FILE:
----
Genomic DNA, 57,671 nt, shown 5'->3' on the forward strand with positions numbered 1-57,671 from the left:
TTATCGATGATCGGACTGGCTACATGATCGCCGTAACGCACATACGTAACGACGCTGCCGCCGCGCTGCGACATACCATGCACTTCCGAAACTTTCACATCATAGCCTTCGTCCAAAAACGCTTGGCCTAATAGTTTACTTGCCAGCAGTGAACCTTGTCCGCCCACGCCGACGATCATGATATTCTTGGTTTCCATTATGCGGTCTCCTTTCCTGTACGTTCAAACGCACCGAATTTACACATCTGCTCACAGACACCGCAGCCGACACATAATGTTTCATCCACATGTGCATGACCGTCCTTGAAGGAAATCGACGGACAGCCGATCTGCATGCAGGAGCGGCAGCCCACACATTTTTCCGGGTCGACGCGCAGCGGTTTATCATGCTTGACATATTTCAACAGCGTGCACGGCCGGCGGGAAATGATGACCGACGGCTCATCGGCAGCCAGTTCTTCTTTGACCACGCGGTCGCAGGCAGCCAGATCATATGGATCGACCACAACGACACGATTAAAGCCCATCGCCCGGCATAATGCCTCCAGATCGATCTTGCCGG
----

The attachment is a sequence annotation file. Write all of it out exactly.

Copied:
Genomic DNA, 57,671 nt, shown 5'->3' on the forward strand with positions numbered 1-57,671 from the left:
TTATCGATGATCGGACTGGCTACATGATCGCCGTAACGCACATACGTAACGACGCTGCCGCCGCGCTGCGACATACCATGCACTTCCGAAACTTTCACATCATAGCCTTCGTCCAAAAACGCTTGGCCTAATAGTTTACTTGCCAGCAGTGAACCTTGTCCGCCCACGCCGACGATCATGATATTCTTGGTTTCCATTATGCGGTCTCCTTTCCTGTACGTTCAAACGCACCGAATTTACACATCTGCTCACAGACACCGCAGCCGACACATAATGTTTCATCCACATGTGCATGACCGTCCTTGAAGGAAATCGACGGACAGCCGATCTGCATGCAGGAGCGGCAGCCCACACATTTTTCCGGGTCGACGCGCAGCGGTTTATCATGCTTGACATATTTCAACAGCGTGCACGGCCGGCGGGAAATGATGACCGACGGCTCATCGGCAGCCAGTTCTTCTTTGACCACGCGGTCGCAGGCAGCCAGATCATATGGATCGACCACAACGACACGATTAAAGCCCATCGCCCGGCATAATGCCTCCAGATCGATCTTGCCGG